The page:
International New York Times to cease political cartoons after anti-Semitism row
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International New York Times to cease political cartoons after anti-Semitism row

Editor says paper had planned for a year to stop running caricatures, but cartoonist says decision directly related to Netanyahu image

A caricature of Prime Minister Benjamin Netanyahu and US President Donald Trump published in The New York Times international edition on April 25, 2019, which the paper later acknowledged 'included anti-Semitic tropes.' (Raoul Wootliff/Times of Israel)
A caricature of Prime Minister Benjamin Netanyahu and US President Donald Trump published in The New York Times international edition on April 25, 2019, which the paper later acknowledged 'included anti-Semitic tropes.' (Raoul Wootliff/Times of Israel)

NEW YORK — The New York Times has announced it will no longer include daily political cartoons in its international edition, weeks after apologizing for publishing a caricature of Prime Minister Benjamin Netanyahu deemed anti-Semitic.

The cartoon, published in April, depicted Netanyahu as a guide dog wearing a Star of David collar and leading a blind US President Donald Trump — who was wearing a kippah, or a Jewish skullcap.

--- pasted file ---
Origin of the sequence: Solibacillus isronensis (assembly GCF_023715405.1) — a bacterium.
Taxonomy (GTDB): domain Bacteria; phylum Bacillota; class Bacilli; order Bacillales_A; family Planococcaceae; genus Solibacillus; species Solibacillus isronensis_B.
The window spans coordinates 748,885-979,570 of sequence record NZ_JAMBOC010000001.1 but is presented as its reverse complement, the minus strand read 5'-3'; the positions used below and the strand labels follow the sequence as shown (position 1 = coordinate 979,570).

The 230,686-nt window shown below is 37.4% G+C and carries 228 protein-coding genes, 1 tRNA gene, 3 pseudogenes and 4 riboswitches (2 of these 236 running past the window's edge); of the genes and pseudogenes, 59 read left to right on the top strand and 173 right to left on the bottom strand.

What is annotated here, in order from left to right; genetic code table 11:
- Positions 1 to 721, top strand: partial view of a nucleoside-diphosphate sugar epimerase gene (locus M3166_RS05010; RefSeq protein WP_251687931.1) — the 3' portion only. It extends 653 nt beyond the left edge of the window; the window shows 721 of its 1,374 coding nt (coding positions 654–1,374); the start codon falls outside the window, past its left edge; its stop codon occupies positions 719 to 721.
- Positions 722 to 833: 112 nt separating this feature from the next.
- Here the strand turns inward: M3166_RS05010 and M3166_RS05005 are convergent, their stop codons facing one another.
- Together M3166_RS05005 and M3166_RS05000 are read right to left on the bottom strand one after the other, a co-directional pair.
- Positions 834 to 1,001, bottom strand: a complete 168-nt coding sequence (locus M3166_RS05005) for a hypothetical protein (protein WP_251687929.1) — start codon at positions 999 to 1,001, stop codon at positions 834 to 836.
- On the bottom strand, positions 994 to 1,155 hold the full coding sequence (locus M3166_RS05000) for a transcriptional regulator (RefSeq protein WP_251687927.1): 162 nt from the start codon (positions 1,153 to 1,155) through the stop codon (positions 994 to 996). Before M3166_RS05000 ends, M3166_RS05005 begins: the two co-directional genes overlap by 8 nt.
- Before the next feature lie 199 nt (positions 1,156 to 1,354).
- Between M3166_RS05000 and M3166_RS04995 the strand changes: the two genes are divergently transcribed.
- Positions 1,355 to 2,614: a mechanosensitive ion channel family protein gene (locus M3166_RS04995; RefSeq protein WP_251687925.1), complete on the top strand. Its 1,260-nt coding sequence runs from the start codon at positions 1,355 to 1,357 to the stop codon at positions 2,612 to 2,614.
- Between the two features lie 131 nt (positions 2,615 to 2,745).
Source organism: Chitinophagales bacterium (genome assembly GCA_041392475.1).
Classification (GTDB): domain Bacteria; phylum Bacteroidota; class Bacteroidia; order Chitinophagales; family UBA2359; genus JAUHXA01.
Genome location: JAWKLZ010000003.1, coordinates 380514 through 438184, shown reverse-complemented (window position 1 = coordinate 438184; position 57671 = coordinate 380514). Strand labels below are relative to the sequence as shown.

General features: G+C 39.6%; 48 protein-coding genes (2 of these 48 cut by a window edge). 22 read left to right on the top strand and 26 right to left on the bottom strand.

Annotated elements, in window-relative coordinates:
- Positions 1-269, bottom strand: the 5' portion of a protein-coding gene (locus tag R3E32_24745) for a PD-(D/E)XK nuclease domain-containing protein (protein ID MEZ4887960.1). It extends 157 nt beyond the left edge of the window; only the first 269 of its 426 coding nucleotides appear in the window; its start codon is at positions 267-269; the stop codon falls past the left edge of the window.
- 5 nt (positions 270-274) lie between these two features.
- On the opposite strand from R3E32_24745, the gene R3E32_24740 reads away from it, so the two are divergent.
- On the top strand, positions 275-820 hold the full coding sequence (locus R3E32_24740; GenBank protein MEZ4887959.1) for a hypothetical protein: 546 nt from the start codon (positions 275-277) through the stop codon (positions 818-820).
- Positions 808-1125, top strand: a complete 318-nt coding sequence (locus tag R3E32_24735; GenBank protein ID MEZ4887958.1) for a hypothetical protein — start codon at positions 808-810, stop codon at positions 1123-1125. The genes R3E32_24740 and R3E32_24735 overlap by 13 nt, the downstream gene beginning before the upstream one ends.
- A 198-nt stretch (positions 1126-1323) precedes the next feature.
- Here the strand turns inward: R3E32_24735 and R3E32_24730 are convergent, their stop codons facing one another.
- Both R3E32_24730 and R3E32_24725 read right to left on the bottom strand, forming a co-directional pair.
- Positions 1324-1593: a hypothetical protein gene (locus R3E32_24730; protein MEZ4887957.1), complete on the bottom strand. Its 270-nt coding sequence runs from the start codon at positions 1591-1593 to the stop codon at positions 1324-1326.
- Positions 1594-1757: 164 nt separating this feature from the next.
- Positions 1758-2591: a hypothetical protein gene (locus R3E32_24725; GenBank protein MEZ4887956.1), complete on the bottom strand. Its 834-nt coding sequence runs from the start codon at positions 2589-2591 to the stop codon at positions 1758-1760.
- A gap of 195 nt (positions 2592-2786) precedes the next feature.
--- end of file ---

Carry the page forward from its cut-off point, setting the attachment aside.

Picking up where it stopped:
It prompted an uproar within the Jewish community, with Israel’s ambassador to the UN likening the drawing to the content of Nazi propaganda tabloid Der Sturmer.

Editor James Bennet said the paper had planned for a year to cease running political cartoons in the international print version of the Times, in line with the US edition.

The decision will come into effect on July 1, Bennet said in a Monday statement.

Patrick Chappatte, one of the paper’s leading cartoonists, said the decision was directly related to the Netanyahu cartoon.

He condemned the publication of the caricature at the center of the controversy but said he was concerned that media outlets were increasingly buckling under political pressure and criticism from “moralistic mobs” on social media.

“Over the last years, some of the very best cartoonists… lost their positions because their publishers found their work too critical of Trump. Maybe we should start worrying,” Chappatte wrote on his personal website.

Bennet said the newspaper hoped to keep working with Chappatte and fellow contributor Heng Kim Song on other projects.

New York Times publisher A.G. Sulzberger announced in May that the editor who published the cartoon would be disciplined.

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